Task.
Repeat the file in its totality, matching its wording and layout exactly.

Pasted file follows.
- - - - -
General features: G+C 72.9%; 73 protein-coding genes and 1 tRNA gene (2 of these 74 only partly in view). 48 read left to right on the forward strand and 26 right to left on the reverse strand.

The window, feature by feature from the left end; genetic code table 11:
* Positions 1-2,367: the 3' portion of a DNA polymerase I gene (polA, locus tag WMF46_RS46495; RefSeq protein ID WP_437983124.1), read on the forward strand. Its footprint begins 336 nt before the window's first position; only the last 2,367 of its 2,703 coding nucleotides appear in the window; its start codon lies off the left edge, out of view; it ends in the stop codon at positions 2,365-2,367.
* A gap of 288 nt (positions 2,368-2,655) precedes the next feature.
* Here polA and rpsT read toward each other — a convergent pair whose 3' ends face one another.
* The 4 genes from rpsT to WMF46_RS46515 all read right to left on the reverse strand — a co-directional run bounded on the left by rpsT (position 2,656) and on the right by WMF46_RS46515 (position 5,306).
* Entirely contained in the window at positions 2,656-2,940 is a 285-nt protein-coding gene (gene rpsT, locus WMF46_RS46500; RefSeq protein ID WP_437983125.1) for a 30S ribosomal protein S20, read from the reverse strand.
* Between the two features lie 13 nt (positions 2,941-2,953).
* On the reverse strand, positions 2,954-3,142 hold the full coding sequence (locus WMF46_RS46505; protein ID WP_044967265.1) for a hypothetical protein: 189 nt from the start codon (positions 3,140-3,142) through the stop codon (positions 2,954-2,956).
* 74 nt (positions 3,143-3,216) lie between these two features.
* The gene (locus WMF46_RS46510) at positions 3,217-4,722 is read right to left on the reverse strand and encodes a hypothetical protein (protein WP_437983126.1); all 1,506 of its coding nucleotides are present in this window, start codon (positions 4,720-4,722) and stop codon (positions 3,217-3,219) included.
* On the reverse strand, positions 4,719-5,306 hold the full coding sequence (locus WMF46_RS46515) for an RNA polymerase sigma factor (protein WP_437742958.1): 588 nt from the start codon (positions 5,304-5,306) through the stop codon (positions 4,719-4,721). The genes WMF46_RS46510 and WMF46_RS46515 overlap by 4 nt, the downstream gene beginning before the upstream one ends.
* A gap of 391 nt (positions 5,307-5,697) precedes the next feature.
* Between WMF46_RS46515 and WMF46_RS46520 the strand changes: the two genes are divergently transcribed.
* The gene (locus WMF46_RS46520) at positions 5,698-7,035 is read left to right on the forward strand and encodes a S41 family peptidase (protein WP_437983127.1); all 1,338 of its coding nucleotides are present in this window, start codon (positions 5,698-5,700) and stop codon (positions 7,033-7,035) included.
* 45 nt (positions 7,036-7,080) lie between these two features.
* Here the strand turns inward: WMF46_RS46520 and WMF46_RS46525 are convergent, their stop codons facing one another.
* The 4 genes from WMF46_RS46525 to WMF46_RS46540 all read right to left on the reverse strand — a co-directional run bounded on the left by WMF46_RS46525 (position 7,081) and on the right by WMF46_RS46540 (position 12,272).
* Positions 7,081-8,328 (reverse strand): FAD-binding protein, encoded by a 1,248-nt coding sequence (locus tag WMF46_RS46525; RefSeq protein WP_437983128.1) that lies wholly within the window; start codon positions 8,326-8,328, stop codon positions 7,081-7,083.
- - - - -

General features: G+C 72.9%; 73 protein-coding genes and 1 tRNA gene (2 of these 74 only partly in view). 48 read left to right on the forward strand and 26 right to left on the reverse strand.

The window, feature by feature from the left end; genetic code table 11:
* Positions 1-2,367: the 3' portion of a DNA polymerase I gene (polA, locus tag WMF46_RS46495; RefSeq protein ID WP_437983124.1), read on the forward strand. Its footprint begins 336 nt before the window's first position; only the last 2,367 of its 2,703 coding nucleotides appear in the window; its start codon lies off the left edge, out of view; it ends in the stop codon at positions 2,365-2,367.
* A gap of 288 nt (positions 2,368-2,655) precedes the next feature.
* Here polA and rpsT read toward each other — a convergent pair whose 3' ends face one another.
* The 4 genes from rpsT to WMF46_RS46515 all read right to left on the reverse strand — a co-directional run bounded on the left by rpsT (position 2,656) and on the right by WMF46_RS46515 (position 5,306).
* Entirely contained in the window at positions 2,656-2,940 is a 285-nt protein-coding gene (gene rpsT, locus WMF46_RS46500; RefSeq protein ID WP_437983125.1) for a 30S ribosomal protein S20, read from the reverse strand.
* Between the two features lie 13 nt (positions 2,941-2,953).
* On the reverse strand, positions 2,954-3,142 hold the full coding sequence (locus WMF46_RS46505; protein ID WP_044967265.1) for a hypothetical protein: 189 nt from the start codon (positions 3,140-3,142) through the stop codon (positions 2,954-2,956).
* 74 nt (positions 3,143-3,216) lie between these two features.
* The gene (locus WMF46_RS46510) at positions 3,217-4,722 is read right to left on the reverse strand and encodes a hypothetical protein (protein WP_437983126.1); all 1,506 of its coding nucleotides are present in this window, start codon (positions 4,720-4,722) and stop codon (positions 3,217-3,219) included.
* On the reverse strand, positions 4,719-5,306 hold the full coding sequence (locus WMF46_RS46515) for an RNA polymerase sigma factor (protein WP_437742958.1): 588 nt from the start codon (positions 5,304-5,306) through the stop codon (positions 4,719-4,721). The genes WMF46_RS46510 and WMF46_RS46515 overlap by 4 nt, the downstream gene beginning before the upstream one ends.
* A gap of 391 nt (positions 5,307-5,697) precedes the next feature.
* Between WMF46_RS46515 and WMF46_RS46520 the strand changes: the two genes are divergently transcribed.
* The gene (locus WMF46_RS46520) at positions 5,698-7,035 is read left to right on the forward strand and encodes a S41 family peptidase (protein WP_437983127.1); all 1,338 of its coding nucleotides are present in this window, start codon (positions 5,698-5,700) and stop codon (positions 7,033-7,035) included.
* 45 nt (positions 7,036-7,080) lie between these two features.
* Here the strand turns inward: WMF46_RS46520 and WMF46_RS46525 are convergent, their stop codons facing one another.
* The 4 genes from WMF46_RS46525 to WMF46_RS46540 all read right to left on the reverse strand — a co-directional run bounded on the left by WMF46_RS46525 (position 7,081) and on the right by WMF46_RS46540 (position 12,272).
* Positions 7,081-8,328 (reverse strand): FAD-binding protein, encoded by a 1,248-nt coding sequence (locus tag WMF46_RS46525; RefSeq protein WP_437983128.1) that lies wholly within the window; start codon positions 8,326-8,328, stop codon positions 7,081-7,083.